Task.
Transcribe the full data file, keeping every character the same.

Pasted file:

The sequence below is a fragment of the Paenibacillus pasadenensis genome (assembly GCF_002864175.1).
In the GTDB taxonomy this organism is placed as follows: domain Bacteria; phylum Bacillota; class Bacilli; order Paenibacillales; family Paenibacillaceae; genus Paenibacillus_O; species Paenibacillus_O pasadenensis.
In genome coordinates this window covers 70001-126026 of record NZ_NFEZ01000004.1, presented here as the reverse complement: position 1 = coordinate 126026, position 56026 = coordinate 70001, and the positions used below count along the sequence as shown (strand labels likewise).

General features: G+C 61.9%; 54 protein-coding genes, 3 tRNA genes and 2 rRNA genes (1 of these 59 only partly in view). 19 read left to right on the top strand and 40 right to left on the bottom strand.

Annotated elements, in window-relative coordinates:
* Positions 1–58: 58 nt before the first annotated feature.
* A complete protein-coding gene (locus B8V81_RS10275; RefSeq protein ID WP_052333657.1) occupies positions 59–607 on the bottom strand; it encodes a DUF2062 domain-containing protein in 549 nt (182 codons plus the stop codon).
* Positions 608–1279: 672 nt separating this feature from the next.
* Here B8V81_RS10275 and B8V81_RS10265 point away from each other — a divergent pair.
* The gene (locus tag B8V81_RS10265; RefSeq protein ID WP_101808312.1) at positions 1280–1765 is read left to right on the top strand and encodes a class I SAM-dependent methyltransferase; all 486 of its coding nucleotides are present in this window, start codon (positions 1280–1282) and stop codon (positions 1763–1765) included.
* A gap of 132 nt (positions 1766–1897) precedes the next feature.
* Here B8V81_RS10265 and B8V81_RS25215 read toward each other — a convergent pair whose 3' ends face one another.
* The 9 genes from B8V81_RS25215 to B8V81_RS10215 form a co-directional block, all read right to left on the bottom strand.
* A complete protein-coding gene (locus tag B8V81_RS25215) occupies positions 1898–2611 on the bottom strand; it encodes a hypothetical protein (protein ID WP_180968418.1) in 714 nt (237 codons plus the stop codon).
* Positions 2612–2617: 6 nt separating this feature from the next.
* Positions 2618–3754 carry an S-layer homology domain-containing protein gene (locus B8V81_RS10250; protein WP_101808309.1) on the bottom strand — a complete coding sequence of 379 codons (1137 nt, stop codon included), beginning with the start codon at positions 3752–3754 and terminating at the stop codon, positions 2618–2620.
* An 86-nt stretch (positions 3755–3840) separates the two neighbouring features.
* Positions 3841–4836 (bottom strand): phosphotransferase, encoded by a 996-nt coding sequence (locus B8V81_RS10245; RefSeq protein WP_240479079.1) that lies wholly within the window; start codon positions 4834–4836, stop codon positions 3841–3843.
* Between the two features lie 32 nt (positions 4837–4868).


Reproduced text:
The sequence below is a fragment of the Paenibacillus pasadenensis genome (assembly GCF_002864175.1).
In the GTDB taxonomy this organism is placed as follows: domain Bacteria; phylum Bacillota; class Bacilli; order Paenibacillales; family Paenibacillaceae; genus Paenibacillus_O; species Paenibacillus_O pasadenensis.
In genome coordinates this window covers 70001-126026 of record NZ_NFEZ01000004.1, presented here as the reverse complement: position 1 = coordinate 126026, position 56026 = coordinate 70001, and the positions used below count along the sequence as shown (strand labels likewise).

General features: G+C 61.9%; 54 protein-coding genes, 3 tRNA genes and 2 rRNA genes (1 of these 59 only partly in view). 19 read left to right on the top strand and 40 right to left on the bottom strand.

Annotated elements, in window-relative coordinates:
* Positions 1–58: 58 nt before the first annotated feature.
* A complete protein-coding gene (locus B8V81_RS10275; RefSeq protein ID WP_052333657.1) occupies positions 59–607 on the bottom strand; it encodes a DUF2062 domain-containing protein in 549 nt (182 codons plus the stop codon).
* Positions 608–1279: 672 nt separating this feature from the next.
* Here B8V81_RS10275 and B8V81_RS10265 point away from each other — a divergent pair.
* The gene (locus tag B8V81_RS10265; RefSeq protein ID WP_101808312.1) at positions 1280–1765 is read left to right on the top strand and encodes a class I SAM-dependent methyltransferase; all 486 of its coding nucleotides are present in this window, start codon (positions 1280–1282) and stop codon (positions 1763–1765) included.
* A gap of 132 nt (positions 1766–1897) precedes the next feature.
* Here B8V81_RS10265 and B8V81_RS25215 read toward each other — a convergent pair whose 3' ends face one another.
* The 9 genes from B8V81_RS25215 to B8V81_RS10215 form a co-directional block, all read right to left on the bottom strand.
* A complete protein-coding gene (locus tag B8V81_RS25215) occupies positions 1898–2611 on the bottom strand; it encodes a hypothetical protein (protein ID WP_180968418.1) in 714 nt (237 codons plus the stop codon).
* Positions 2612–2617: 6 nt separating this feature from the next.
* Positions 2618–3754 carry an S-layer homology domain-containing protein gene (locus B8V81_RS10250; protein WP_101808309.1) on the bottom strand — a complete coding sequence of 379 codons (1137 nt, stop codon included), beginning with the start codon at positions 3752–3754 and terminating at the stop codon, positions 2618–2620.
* An 86-nt stretch (positions 3755–3840) separates the two neighbouring features.
* Positions 3841–4836 (bottom strand): phosphotransferase, encoded by a 996-nt coding sequence (locus B8V81_RS10245; RefSeq protein WP_240479079.1) that lies wholly within the window; start codon positions 4834–4836, stop codon positions 3841–3843.
* Between the two features lie 32 nt (positions 4837–4868).